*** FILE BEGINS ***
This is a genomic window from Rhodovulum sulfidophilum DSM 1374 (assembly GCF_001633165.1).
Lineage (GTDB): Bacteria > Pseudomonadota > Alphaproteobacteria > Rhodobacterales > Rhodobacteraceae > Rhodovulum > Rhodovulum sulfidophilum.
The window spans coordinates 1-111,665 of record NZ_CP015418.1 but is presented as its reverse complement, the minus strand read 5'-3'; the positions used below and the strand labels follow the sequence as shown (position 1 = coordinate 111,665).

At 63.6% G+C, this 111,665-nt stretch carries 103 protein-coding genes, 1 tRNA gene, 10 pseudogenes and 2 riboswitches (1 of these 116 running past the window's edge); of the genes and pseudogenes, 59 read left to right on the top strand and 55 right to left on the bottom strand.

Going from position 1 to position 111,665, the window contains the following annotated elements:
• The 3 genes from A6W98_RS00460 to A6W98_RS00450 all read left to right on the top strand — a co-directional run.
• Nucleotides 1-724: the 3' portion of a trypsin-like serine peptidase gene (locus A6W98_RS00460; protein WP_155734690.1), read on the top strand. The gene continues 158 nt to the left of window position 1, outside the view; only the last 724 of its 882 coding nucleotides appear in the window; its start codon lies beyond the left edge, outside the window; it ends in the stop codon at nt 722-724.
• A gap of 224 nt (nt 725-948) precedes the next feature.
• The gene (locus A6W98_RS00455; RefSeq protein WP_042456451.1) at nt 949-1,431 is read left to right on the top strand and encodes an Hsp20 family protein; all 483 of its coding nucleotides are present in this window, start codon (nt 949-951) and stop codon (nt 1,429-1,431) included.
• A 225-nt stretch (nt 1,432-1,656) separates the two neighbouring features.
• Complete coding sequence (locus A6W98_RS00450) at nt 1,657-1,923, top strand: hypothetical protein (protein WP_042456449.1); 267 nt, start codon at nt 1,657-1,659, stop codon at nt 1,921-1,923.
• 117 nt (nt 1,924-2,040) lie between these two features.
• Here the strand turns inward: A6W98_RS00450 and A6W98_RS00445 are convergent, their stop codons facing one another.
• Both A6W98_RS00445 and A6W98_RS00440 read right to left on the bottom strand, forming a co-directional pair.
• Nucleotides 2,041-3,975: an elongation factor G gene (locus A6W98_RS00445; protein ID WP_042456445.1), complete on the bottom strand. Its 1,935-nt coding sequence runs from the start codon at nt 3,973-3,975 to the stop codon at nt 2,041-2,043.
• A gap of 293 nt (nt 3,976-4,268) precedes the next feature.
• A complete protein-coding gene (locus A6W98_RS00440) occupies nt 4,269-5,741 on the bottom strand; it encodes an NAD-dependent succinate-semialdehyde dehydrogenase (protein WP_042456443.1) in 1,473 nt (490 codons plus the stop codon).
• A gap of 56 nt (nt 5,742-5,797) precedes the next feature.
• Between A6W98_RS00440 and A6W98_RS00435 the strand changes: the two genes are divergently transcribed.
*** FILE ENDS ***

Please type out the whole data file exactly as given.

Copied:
This is a genomic window from Rhodovulum sulfidophilum DSM 1374 (assembly GCF_001633165.1).
Lineage (GTDB): Bacteria > Pseudomonadota > Alphaproteobacteria > Rhodobacterales > Rhodobacteraceae > Rhodovulum > Rhodovulum sulfidophilum.
The window spans coordinates 1-111,665 of record NZ_CP015418.1 but is presented as its reverse complement, the minus strand read 5'-3'; the positions used below and the strand labels follow the sequence as shown (position 1 = coordinate 111,665).

At 63.6% G+C, this 111,665-nt stretch carries 103 protein-coding genes, 1 tRNA gene, 10 pseudogenes and 2 riboswitches (1 of these 116 running past the window's edge); of the genes and pseudogenes, 59 read left to right on the top strand and 55 right to left on the bottom strand.

Going from position 1 to position 111,665, the window contains the following annotated elements:
• The 3 genes from A6W98_RS00460 to A6W98_RS00450 all read left to right on the top strand — a co-directional run.
• Nucleotides 1-724: the 3' portion of a trypsin-like serine peptidase gene (locus A6W98_RS00460; protein WP_155734690.1), read on the top strand. The gene continues 158 nt to the left of window position 1, outside the view; only the last 724 of its 882 coding nucleotides appear in the window; its start codon lies beyond the left edge, outside the window; it ends in the stop codon at nt 722-724.
• A gap of 224 nt (nt 725-948) precedes the next feature.
• The gene (locus A6W98_RS00455; RefSeq protein WP_042456451.1) at nt 949-1,431 is read left to right on the top strand and encodes an Hsp20 family protein; all 483 of its coding nucleotides are present in this window, start codon (nt 949-951) and stop codon (nt 1,429-1,431) included.
• A 225-nt stretch (nt 1,432-1,656) separates the two neighbouring features.
• Complete coding sequence (locus A6W98_RS00450) at nt 1,657-1,923, top strand: hypothetical protein (protein WP_042456449.1); 267 nt, start codon at nt 1,657-1,659, stop codon at nt 1,921-1,923.
• 117 nt (nt 1,924-2,040) lie between these two features.
• Here the strand turns inward: A6W98_RS00450 and A6W98_RS00445 are convergent, their stop codons facing one another.
• Both A6W98_RS00445 and A6W98_RS00440 read right to left on the bottom strand, forming a co-directional pair.
• Nucleotides 2,041-3,975: an elongation factor G gene (locus A6W98_RS00445; protein ID WP_042456445.1), complete on the bottom strand. Its 1,935-nt coding sequence runs from the start codon at nt 3,973-3,975 to the stop codon at nt 2,041-2,043.
• A gap of 293 nt (nt 3,976-4,268) precedes the next feature.
• A complete protein-coding gene (locus A6W98_RS00440) occupies nt 4,269-5,741 on the bottom strand; it encodes an NAD-dependent succinate-semialdehyde dehydrogenase (protein WP_042456443.1) in 1,473 nt (490 codons plus the stop codon).
• A gap of 56 nt (nt 5,742-5,797) precedes the next feature.
• Between A6W98_RS00440 and A6W98_RS00435 the strand changes: the two genes are divergently transcribed.